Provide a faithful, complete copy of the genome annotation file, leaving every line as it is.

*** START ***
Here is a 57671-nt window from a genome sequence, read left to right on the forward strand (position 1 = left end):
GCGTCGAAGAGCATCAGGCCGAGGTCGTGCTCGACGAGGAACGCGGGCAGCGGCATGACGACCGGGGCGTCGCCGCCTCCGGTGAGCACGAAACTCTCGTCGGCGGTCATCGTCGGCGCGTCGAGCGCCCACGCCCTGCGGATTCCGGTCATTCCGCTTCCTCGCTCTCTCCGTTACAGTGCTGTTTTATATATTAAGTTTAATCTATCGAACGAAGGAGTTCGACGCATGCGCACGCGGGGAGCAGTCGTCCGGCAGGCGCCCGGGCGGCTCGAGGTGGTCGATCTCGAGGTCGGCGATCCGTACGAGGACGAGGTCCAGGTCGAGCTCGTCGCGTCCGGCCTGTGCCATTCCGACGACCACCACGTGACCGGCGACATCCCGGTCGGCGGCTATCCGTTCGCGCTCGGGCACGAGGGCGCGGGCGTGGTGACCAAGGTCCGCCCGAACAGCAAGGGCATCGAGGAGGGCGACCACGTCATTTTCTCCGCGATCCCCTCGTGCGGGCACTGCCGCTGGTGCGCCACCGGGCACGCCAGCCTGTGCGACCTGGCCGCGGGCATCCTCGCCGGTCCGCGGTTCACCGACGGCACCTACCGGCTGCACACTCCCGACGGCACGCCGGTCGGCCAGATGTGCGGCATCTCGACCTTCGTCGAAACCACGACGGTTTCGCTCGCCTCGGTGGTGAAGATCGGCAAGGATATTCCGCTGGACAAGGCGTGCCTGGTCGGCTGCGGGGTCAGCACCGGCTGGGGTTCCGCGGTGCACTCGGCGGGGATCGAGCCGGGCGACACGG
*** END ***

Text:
Here is a 57671-nt window from a genome sequence, read left to right on the forward strand (position 1 = left end):
GCGTCGAAGAGCATCAGGCCGAGGTCGTGCTCGACGAGGAACGCGGGCAGCGGCATGACGACCGGGGCGTCGCCGCCTCCGGTGAGCACGAAACTCTCGTCGGCGGTCATCGTCGGCGCGTCGAGCGCCCACGCCCTGCGGATTCCGGTCATTCCGCTTCCTCGCTCTCTCCGTTACAGTGCTGTTTTATATATTAAGTTTAATCTATCGAACGAAGGAGTTCGACGCATGCGCACGCGGGGAGCAGTCGTCCGGCAGGCGCCCGGGCGGCTCGAGGTGGTCGATCTCGAGGTCGGCGATCCGTACGAGGACGAGGTCCAGGTCGAGCTCGTCGCGTCCGGCCTGTGCCATTCCGACGACCACCACGTGACCGGCGACATCCCGGTCGGCGGCTATCCGTTCGCGCTCGGGCACGAGGGCGCGGGCGTGGTGACCAAGGTCCGCCCGAACAGCAAGGGCATCGAGGAGGGCGACCACGTCATTTTCTCCGCGATCCCCTCGTGCGGGCACTGCCGCTGGTGCGCCACCGGGCACGCCAGCCTGTGCGACCTGGCCGCGGGCATCCTCGCCGGTCCGCGGTTCACCGACGGCACCTACCGGCTGCACACTCCCGACGGCACGCCGGTCGGCCAGATGTGCGGCATCTCGACCTTCGTCGAAACCACGACGGTTTCGCTCGCCTCGGTGGTGAAGATCGGCAAGGATATTCCGCTGGACAAGGCGTGCCTGGTCGGCTGCGGGGTCAGCACCGGCTGGGGTTCCGCGGTGCACTCGGCGGGGATCGAGCCGGGCGACACGG